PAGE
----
UNESCO announced today that it is launching a campaign to protect the cultural heritage of Haiti. Amid the carnage, this may seem like a low priority, but, as Director General Irina Bokova explained:
This heritage is an invaluable source of identity and pride for the people on the island and will be essential to the success of their national reconstruction.
In other words, this heritage, if maintained, could be a foundation upon which to rebuild. It’s obviously not enough on its own but could keep Haitians, and foreigners, driving toward the common purpose of reconstruction instead of fracturing toward self-interest. Perhaps more importantly, tourism is one of Haiti’s few sources of income and also possibly the source of its greatest potential income. The Dominican Republic had 4 million visitors in 2008.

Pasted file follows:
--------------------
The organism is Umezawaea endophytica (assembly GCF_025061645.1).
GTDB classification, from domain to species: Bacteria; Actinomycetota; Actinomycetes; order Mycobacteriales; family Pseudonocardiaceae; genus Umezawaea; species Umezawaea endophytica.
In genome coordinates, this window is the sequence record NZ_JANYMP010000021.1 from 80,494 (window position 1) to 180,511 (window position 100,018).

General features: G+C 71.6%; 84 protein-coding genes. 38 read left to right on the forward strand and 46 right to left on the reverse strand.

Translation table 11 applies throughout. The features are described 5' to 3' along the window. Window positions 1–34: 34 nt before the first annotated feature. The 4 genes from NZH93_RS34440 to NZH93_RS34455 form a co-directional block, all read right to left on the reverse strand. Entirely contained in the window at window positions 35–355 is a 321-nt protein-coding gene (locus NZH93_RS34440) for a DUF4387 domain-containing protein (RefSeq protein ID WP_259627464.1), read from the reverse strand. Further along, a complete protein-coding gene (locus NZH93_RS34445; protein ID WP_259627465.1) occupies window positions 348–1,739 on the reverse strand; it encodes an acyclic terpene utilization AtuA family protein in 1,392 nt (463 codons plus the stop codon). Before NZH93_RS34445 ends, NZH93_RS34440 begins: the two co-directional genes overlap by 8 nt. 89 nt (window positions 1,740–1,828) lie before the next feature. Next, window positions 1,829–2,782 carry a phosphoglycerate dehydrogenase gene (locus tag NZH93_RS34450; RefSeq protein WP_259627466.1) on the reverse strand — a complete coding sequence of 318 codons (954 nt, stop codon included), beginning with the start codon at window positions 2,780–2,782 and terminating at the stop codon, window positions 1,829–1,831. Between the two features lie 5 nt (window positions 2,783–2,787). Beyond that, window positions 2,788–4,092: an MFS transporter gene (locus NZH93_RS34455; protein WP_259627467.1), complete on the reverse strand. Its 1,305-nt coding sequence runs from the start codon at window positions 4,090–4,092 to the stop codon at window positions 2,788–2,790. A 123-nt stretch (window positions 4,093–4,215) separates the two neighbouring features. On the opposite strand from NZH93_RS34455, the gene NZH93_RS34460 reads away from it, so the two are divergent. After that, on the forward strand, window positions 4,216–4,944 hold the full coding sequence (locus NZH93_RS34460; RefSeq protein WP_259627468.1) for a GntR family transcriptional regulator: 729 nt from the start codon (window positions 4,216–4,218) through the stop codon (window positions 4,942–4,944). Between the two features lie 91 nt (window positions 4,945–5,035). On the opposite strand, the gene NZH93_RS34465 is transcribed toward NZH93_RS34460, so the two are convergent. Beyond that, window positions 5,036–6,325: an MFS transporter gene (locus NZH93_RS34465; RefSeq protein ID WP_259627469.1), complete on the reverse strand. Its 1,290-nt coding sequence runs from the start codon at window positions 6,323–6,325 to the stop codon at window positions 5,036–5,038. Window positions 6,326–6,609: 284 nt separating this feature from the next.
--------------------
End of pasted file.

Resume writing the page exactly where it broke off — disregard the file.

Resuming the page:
UNESCO says it is building on its experience in Afghanistan and Iraq to help secure the cultural assets of Haiti. The importance of having a rich cultural history in the reconstruction of New Orleans also provides lessons. Sadly, it’s unlikely that the city would have received the infusion of aid and manpower it did if it weren’t the home of jazz and gumbo.
UNESCO specifically aims to keep “treasure hunters” from digging through the rubble of the Presidential Palace, built in 1918 and modeled after the White House, and the Cathedral of Our Lady of the Assumption, as well as edifices in the 17th-century French-colonial town of Jacmel, which Haiti had planned, prior to the earthquake, to put up for World Heritage status. France has already offered to rebuild the Presidential Palace.
As part of its campaign, UNESCO also called on UN Secretary General Ban to consider asking the Security Council for a temporary ban on “the trade or transfer of Haitian cultural property.”